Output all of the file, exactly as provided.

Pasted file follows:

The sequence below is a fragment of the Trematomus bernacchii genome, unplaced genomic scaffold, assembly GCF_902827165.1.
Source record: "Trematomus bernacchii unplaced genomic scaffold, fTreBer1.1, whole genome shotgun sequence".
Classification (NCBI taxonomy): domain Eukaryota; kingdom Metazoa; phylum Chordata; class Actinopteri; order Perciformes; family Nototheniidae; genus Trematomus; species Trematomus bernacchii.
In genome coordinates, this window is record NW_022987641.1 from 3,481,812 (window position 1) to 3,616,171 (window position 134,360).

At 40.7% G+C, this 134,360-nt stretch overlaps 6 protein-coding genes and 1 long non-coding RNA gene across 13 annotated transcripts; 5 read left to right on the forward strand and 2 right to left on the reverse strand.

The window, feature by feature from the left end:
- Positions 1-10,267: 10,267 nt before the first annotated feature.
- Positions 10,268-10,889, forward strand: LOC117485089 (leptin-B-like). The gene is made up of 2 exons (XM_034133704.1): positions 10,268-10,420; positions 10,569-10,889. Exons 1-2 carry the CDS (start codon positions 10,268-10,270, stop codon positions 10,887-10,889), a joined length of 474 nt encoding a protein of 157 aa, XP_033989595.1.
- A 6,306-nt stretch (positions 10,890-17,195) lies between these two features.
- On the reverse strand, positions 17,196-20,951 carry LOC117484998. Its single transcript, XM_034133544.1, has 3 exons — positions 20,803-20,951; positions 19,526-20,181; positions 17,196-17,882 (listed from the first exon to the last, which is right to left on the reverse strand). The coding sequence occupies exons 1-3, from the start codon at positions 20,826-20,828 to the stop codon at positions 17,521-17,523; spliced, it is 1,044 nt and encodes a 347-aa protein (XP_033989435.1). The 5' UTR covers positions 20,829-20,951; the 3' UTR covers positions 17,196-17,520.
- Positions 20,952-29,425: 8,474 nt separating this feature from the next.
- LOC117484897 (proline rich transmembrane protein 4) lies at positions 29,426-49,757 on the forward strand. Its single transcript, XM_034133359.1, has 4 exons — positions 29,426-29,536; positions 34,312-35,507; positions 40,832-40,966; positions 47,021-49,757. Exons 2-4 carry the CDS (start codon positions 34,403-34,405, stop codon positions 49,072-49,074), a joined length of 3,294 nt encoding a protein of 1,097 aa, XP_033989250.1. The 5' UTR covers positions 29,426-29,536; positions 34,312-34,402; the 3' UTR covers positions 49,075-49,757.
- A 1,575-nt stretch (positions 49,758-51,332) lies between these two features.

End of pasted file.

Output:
The sequence below is a fragment of the Trematomus bernacchii genome, unplaced genomic scaffold, assembly GCF_902827165.1.
Source record: "Trematomus bernacchii unplaced genomic scaffold, fTreBer1.1, whole genome shotgun sequence".
Classification (NCBI taxonomy): domain Eukaryota; kingdom Metazoa; phylum Chordata; class Actinopteri; order Perciformes; family Nototheniidae; genus Trematomus; species Trematomus bernacchii.
In genome coordinates, this window is record NW_022987641.1 from 3,481,812 (window position 1) to 3,616,171 (window position 134,360).

At 40.7% G+C, this 134,360-nt stretch overlaps 6 protein-coding genes and 1 long non-coding RNA gene across 13 annotated transcripts; 5 read left to right on the forward strand and 2 right to left on the reverse strand.

The window, feature by feature from the left end:
- Positions 1-10,267: 10,267 nt before the first annotated feature.
- Positions 10,268-10,889, forward strand: LOC117485089 (leptin-B-like). The gene is made up of 2 exons (XM_034133704.1): positions 10,268-10,420; positions 10,569-10,889. Exons 1-2 carry the CDS (start codon positions 10,268-10,270, stop codon positions 10,887-10,889), a joined length of 474 nt encoding a protein of 157 aa, XP_033989595.1.
- A 6,306-nt stretch (positions 10,890-17,195) lies between these two features.
- On the reverse strand, positions 17,196-20,951 carry LOC117484998. Its single transcript, XM_034133544.1, has 3 exons — positions 20,803-20,951; positions 19,526-20,181; positions 17,196-17,882 (listed from the first exon to the last, which is right to left on the reverse strand). The coding sequence occupies exons 1-3, from the start codon at positions 20,826-20,828 to the stop codon at positions 17,521-17,523; spliced, it is 1,044 nt and encodes a 347-aa protein (XP_033989435.1). The 5' UTR covers positions 20,829-20,951; the 3' UTR covers positions 17,196-17,520.
- Positions 20,952-29,425: 8,474 nt separating this feature from the next.
- LOC117484897 (proline rich transmembrane protein 4) lies at positions 29,426-49,757 on the forward strand. Its single transcript, XM_034133359.1, has 4 exons — positions 29,426-29,536; positions 34,312-35,507; positions 40,832-40,966; positions 47,021-49,757. Exons 2-4 carry the CDS (start codon positions 34,403-34,405, stop codon positions 49,072-49,074), a joined length of 3,294 nt encoding a protein of 1,097 aa, XP_033989250.1. The 5' UTR covers positions 29,426-29,536; positions 34,312-34,402; the 3' UTR covers positions 49,075-49,757.
- A 1,575-nt stretch (positions 49,758-51,332) lies between these two features.